6 May 2016
This article provides an introduction to the law applying where a third party funds or seeks to fund civil proceedings.
What is third party litigation funding? Third party funding involves a third party, who has no connection to the litigation (or arbitration reference), agreeing to pay the legal fees and/or associated expenses of one the parties to the action. The normal third party funding arrangement involves funds being provided in exchange for a pre-agreed fee, which is payable only upon a predefined successful outcome. The fee payable to the funder is usually taken from the sums recovered from the losing party (or paying party if the claim is compromised); this is why, in the vast majority of cases, the funded party to an action is normally the claimant.
The basis of the fee payable varies between funders, but it is commonly based on a multiple of the investment made or a percentage of the proceeds of the action. As touched on briefly above, conventional litigation finance is provided on a non-recourse basis; this means the funds provided and agreed success fee are only (re)payable if the claim is successful. Traditionally, litigation funding was only available for commercial cases with a minimum quantum of around £3-5m due the returns required by many funders. However, that has changed and funding is now available for commercial claims of any size. Please note, there are also funders that provide finance for claims that are not commercial in nature, such as family and clinical negligence claims; however, such claims and funding arrangements fall outside the scope of this article, which focuses on commercial litigation funding only.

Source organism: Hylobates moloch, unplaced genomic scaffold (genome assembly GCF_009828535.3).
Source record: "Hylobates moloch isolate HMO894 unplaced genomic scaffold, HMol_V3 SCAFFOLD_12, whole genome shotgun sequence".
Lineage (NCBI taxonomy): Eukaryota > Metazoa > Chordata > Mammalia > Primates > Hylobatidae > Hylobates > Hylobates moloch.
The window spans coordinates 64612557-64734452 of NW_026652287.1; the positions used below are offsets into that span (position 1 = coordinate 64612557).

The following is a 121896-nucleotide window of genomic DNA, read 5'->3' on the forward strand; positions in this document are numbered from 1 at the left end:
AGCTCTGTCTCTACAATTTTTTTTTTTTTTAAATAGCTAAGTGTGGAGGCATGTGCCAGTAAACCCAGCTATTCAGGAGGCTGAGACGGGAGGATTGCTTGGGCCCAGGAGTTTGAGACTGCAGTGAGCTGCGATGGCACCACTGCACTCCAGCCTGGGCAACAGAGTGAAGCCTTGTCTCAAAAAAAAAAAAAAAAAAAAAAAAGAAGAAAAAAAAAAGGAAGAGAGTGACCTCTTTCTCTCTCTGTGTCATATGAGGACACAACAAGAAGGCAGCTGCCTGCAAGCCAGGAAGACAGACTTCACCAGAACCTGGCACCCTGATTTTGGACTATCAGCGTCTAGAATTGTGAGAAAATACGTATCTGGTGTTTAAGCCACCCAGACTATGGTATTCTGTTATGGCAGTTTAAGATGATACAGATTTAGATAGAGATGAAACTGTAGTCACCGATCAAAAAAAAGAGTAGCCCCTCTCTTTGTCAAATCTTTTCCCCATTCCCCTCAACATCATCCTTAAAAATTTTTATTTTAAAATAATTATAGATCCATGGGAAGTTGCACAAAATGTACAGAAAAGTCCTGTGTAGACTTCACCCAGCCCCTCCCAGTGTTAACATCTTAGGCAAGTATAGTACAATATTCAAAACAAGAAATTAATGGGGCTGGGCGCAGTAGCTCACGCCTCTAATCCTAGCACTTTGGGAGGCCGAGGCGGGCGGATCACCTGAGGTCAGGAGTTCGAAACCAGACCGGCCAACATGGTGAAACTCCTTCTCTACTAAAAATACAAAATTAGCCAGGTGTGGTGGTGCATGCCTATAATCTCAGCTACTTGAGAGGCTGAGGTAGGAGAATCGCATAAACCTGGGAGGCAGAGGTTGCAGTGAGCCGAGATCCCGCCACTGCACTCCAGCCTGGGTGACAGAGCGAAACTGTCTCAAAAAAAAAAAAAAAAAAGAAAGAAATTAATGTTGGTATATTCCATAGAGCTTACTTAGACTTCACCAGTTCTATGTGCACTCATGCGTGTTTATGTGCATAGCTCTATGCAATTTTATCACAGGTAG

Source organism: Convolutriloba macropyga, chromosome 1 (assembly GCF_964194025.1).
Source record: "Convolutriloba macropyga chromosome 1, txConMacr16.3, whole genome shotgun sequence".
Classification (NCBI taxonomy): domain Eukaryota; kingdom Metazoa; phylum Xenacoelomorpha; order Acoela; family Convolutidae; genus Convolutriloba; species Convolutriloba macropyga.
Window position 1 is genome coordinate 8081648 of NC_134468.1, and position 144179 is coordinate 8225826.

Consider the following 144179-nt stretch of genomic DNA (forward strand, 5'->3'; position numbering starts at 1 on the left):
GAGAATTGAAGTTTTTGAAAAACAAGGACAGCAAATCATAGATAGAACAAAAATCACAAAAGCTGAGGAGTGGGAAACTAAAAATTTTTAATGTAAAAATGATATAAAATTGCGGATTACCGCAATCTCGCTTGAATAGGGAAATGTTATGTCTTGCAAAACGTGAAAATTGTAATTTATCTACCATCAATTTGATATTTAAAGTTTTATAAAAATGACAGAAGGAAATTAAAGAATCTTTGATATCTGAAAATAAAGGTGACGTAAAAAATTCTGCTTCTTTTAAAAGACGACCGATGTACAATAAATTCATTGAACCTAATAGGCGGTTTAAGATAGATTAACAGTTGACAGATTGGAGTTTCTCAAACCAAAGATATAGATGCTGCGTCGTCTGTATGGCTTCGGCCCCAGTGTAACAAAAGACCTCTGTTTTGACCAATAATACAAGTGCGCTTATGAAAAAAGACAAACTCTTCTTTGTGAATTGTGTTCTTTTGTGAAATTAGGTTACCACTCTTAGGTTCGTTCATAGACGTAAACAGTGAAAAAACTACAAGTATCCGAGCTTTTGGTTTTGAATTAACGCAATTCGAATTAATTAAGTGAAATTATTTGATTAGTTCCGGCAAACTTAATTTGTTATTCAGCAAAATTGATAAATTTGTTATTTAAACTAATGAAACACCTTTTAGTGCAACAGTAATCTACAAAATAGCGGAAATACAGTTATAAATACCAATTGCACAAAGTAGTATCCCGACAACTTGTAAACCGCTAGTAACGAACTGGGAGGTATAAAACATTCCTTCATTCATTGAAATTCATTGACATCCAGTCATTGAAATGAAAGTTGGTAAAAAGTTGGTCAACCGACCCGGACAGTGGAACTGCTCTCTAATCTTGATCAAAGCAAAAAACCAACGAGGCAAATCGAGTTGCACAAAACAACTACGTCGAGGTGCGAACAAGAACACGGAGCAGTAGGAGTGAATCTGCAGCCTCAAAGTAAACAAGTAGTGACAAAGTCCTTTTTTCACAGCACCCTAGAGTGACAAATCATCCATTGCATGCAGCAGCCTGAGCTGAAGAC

(i) Legal constraints on third party funding: Champerty and Maintenance:Historically, third party litigation funding was deemed unlawful due to the laws prohibiting maintenance and champerty. Maintenance occurs where there is “wanton and officious intermeddling with the disputes of others in which the [maintainer] has no interest whatever, and where the assistance he renders to the one or the other party is without justification or excuse” (Fletcher Moulton L.J. in British Cash & Parcel Conveyors Ltd v Lamson Store Service Co Ltd  1 K.B. 1006 at 1014). Champerty is a “species of maintenance: but is a particularly obnoxious form of it. It exists where the maintainer seeks to make a profit out of another man’s action – by taking the proceeds, or part of them, for himself” (Per Lord Denning MR in Trendtex Trading Corp v Credit Suisse  Q.B. 629 at 654). The public policy grounds behind the doctrines were summarised by Lord Denning MR in Trepca Mines Ltd (No.2), Re  Ch. 199 : “The common law fears that the champertous maintainer might be tempted, for his own personal gain, to inflame the damages, to suppress evidence, or even to suborn witnesses. These fears may be exaggerated; but, be that so or not, the law for centuries has declared champerty unlawful” (Ibid., at 219-220) .